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What I found most interesting in this article was Campbell’s step-by-step guide to helping students build their own personal cyberinfrastructures in an academic setting. I based my concept map on two different excerpts. The first excerpt provided the detailed plan, and the second excerpt discussed the importance of guidance/support by instructors who are engaged and modeling the process (which in my map is represented by its position as a jumping off point for each new task):
- So, how might colleges and universities shape curricula to support and inspire the imaginations that students need? Here’s one idea. Suppose that when students matriculate, they are assigned their own web servers — not 1GB folders in the institution’s web space but honest-to-goodness virtualized web servers of the kind available for $7.99 a month from a variety of hosting services, with built-in affordances ranging from database maintenance to web analytics. As part of the first-year orientation, each student would pick a domain name. Over the course of the first year, in a set of lab seminars facilitated by instructional technologists, librarians, and faculty advisors from across the curriculum, students would build out their digital presences in an environment made of the medium of the web itself. They would experiment with server management tools via graphical user interfaces such as cPanel or other commodity equivalents. They would install scripts with one-click installers such as SimpleScripts. They would play with wikis and blogs; they would tinker and begin to assemble a platform to support their publishing, their archiving, their importing and exporting, their internal and external information connections. They would become, in myriad small but important ways, system administrators for their own digital lives.3 In short, students would build a personal cyberinfrastructure, one they would continue to modify and extend throughout their college career — and beyond.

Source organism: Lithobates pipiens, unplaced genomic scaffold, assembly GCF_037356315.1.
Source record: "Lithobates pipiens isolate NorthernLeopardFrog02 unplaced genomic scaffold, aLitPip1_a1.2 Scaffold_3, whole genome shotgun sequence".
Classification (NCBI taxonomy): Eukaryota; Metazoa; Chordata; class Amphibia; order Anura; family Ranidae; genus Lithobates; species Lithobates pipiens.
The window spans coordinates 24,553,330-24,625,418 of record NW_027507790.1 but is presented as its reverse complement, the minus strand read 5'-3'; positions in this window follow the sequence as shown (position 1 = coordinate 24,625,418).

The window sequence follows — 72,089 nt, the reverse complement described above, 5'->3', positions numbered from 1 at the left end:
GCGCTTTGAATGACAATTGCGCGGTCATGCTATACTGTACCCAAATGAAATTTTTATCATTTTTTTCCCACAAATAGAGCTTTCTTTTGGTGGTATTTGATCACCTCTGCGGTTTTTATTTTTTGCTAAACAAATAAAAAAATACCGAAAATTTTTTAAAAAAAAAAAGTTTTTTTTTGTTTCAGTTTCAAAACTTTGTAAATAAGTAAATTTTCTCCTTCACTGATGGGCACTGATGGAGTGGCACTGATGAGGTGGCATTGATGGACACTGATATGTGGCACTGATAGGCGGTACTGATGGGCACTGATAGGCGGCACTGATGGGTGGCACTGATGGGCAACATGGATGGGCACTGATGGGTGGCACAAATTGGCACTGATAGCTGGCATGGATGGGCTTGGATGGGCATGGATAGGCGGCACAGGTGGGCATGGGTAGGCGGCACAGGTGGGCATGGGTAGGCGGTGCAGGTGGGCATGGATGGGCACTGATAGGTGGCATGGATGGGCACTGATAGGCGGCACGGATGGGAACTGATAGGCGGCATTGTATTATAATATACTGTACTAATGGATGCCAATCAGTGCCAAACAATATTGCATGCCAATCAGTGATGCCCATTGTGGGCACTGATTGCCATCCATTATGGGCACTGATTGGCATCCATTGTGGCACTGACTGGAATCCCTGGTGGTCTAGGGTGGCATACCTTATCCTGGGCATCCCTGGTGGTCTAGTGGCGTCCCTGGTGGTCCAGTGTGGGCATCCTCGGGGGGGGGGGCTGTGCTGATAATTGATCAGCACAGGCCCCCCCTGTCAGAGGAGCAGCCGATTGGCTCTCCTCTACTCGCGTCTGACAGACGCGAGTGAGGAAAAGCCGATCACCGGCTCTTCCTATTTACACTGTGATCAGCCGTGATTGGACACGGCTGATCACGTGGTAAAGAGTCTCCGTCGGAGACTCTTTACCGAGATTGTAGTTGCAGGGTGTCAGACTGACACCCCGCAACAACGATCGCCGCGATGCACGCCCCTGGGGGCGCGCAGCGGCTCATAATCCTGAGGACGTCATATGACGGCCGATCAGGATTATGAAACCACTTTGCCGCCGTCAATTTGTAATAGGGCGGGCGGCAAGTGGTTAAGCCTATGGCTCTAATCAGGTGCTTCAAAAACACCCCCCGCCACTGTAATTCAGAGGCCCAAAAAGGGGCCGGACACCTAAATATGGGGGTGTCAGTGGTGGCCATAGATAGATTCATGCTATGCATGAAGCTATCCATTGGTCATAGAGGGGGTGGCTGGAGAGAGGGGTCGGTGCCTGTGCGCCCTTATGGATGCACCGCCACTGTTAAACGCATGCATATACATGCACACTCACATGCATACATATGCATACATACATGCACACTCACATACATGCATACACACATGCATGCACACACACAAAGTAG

- To provide students the guidance they need to reach these goals, faculty and staff must be willing to lead by example — to demonstrate and discuss, as fellow learners, how they have created and connected their own personal cyberinfrastructures. Like the students, faculty and staff must awaken their own self-efficacy within the myriad creative possibilities that emerge from the new web. These personal cyberinfrastructures will be visible, fractal-like, in the institutional cyberinfrastructures, and the network effects that arise recursively within that relationship will allow new learning and new connections to emerge as a natural part of individual and collaborative efforts.